One is to have a fixture, with a RunXmlTest method, that would load the XML file (with the filename either hardcoded into the file, or into the fixture constructor – remember we’ve currently got no way to specify constructor arguments, other than via a parameter as passed into the commandline?), then would iterate through the nodes, populating the mock objects, map these mock objects into their string representation, and check that mapping against the expected mapping as specified in the tests. Which is fine, except that we’ll have a single green bar per fixture/test xml file, which isn’t very useful when there are hundreds of test cases.

(forgive any poor syntax/noddy-errors – I can’t remember exactly what this looked like, but this should be enough for you to get the idea)


[TestFixture]
InstrumentATestFixtureOriginal : BaseXmlFixture
{
  [FixtureSetUp]
  public void FixtureSetup()
  {
    // Set the path as used by the base class.
    pathToXml = "InstrumentTypeATests.xml";

    // Base class method to load the XML.
    LoadXml(); // loads into xmlDocument member
  }

  [Test]
  public void RunXmlTest()
  {
    foreach( XmlNode node in xmlDocument )
    {
      RunTest(node.Name);
    }
  }
}

An improvement is to have a TestACertainConfiguration test corresponding with each Test node in the XML – so we get a green bar for each of the tests:


[TestFixture]
InstrumentATestFixtureNew : BaseXmlFixture
{
  [FixtureSetUp]
  public void FixtureSetup()
  {
    // Set the path as used by the base class.
    pathToXml = "InstrumentTypeATests.xml";

    // Base class method to load the XML.
    LoadXml(); // loads into xmlDocument member
  }

  [Test]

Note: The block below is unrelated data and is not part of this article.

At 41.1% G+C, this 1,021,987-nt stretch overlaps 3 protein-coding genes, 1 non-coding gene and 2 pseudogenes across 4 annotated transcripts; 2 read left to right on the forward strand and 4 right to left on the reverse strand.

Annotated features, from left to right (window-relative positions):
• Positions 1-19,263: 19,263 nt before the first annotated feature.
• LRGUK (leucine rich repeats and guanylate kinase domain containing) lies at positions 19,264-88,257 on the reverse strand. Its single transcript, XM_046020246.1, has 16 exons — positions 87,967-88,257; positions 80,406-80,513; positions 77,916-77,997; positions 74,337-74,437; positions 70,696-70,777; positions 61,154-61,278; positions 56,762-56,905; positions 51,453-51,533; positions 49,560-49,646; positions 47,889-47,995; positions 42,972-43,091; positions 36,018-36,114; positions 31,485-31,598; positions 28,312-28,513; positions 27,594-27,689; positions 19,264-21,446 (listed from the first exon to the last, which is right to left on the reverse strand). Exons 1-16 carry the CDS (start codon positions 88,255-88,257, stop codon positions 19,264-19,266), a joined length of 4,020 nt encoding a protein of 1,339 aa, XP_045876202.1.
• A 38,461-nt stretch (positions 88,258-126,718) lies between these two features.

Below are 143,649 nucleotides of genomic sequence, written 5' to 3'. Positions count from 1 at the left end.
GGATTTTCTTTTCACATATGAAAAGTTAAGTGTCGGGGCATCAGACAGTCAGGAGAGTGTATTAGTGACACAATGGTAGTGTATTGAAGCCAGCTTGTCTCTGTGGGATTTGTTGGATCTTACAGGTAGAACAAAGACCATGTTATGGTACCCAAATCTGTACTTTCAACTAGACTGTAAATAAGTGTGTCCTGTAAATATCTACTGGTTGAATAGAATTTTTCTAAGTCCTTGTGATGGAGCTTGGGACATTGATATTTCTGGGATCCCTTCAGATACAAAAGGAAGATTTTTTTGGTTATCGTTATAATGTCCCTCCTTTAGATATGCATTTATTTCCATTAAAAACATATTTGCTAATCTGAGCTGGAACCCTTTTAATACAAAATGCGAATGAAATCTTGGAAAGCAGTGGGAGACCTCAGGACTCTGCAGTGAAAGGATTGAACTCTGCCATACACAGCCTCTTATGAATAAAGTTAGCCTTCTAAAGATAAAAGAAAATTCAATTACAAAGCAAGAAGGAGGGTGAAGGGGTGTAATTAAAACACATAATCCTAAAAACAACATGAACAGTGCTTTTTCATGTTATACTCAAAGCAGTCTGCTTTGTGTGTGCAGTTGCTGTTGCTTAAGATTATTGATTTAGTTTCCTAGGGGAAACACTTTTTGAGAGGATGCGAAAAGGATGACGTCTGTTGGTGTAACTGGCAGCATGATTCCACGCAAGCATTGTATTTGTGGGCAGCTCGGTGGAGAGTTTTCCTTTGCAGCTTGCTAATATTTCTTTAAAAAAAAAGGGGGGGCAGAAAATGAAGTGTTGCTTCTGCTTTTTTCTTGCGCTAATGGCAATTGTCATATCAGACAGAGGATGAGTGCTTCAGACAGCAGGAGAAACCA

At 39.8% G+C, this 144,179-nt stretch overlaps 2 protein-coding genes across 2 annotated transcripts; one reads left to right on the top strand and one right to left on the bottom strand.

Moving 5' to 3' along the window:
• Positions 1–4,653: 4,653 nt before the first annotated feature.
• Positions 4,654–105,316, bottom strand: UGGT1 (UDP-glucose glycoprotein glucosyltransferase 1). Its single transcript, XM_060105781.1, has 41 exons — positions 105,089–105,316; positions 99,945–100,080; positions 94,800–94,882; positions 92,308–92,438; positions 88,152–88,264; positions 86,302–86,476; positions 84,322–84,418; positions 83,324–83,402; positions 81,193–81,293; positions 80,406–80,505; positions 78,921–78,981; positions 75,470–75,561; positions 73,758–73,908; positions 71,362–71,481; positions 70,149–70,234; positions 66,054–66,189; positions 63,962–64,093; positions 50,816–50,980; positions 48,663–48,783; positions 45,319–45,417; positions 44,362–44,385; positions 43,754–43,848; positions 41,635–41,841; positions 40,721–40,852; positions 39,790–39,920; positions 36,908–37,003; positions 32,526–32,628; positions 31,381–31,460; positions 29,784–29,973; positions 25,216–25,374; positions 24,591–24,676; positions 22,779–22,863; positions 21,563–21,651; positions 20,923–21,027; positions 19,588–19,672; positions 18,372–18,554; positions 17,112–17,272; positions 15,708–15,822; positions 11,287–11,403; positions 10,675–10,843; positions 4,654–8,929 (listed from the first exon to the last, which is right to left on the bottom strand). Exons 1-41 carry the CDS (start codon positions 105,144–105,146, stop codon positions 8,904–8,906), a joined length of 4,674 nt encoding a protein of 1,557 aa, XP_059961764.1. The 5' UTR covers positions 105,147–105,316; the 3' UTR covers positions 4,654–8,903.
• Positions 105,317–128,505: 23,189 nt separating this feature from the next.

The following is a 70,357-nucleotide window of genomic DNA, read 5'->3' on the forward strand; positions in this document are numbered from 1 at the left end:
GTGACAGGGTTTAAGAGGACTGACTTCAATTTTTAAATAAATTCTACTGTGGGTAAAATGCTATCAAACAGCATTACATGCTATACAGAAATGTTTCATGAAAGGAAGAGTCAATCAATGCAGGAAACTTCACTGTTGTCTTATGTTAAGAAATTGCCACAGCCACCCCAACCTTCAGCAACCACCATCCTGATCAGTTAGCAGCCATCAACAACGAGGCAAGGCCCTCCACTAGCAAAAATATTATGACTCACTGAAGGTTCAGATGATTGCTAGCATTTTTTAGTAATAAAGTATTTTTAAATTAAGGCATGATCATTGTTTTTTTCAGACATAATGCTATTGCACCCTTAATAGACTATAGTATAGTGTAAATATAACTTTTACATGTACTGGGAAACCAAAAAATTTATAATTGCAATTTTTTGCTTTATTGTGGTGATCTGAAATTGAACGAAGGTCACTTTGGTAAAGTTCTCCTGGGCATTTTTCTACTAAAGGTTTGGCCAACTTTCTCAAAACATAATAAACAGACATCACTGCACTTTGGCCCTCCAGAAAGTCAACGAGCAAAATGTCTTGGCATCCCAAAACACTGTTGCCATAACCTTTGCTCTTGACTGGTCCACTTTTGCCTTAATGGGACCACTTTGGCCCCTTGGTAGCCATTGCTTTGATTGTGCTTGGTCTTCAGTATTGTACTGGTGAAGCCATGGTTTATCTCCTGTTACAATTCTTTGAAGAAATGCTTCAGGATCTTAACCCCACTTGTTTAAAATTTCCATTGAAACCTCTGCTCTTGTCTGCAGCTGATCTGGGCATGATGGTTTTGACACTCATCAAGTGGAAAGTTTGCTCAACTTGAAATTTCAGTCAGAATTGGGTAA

public void RunXmlTest1()
  {
    RunTest("Test1");
  }

  [Test]
  public void RunXmlTest2()
  {
    RunTest("Test2");
  }
}

But only tests as specified in the C# NUnit test are executed.

The solution that I used for the above, as all of the functionality is in the base
classes, is to generate the classes InstrumentATestFixtureNew from using XSLT on the XML files to produce .cs files which are compiled into the build.

This worked nicely, it allowed any changes in the XML files to be taken into account in the tests, but still required a rebuild.

So, the desired behaviour is to allow new test files to be added into a folder somewhere, and the tests to be modified, and have test fixtures generated according to the data in the xml files, without a rebuild of the test project. This is where the new proposed NUnit features would be useful.

Method 1, using the proposed TestFixtureProvider, is to have a constructor on InstrumentATestFixtureOriginal taking the path to the XML file to load, and registering instances of this class with the NUnit framework (see last post for more details on the syntax). This would work OK, but would mean that all of the tests contained in the fixture would only register one red/green bar in the GUI.

Method 2 is a variation on method 1, in that we’d modify InstrumentATestFixtureOriginal to be constructed with the path to the XML, and also the name of the test node – i.e. we’d create a fixture for each test. This would work, but would look cluttered on the GUI. It may be that we could specify in the TestFixtureProviderAttribute how to group these fixtures on the GUI. But this still feels a bit hack-y.

Method 3 is to create the fixtures in memory dependant on the XML, using either CodeDOM or Reflection.Emit. We’d still need to use the proposed TestFixtureProvider property to get these test fixtures to be registered, but it would be the neatest solution. However, it would be a lot of work.

Method 4 is where we get to the second proposed new NUnit functionality. It’s basically to -somehow- implement method 3 but without having to generate the fixtures in code. What we’d like is for every time the base class’s RunTest method is called, it appears on the UI. Maybe a new method called “RegisterTest(string name)” could be added to NUnit to be called from RunTest.

Unit testing frameworks not OO / Suggested new NUnit features.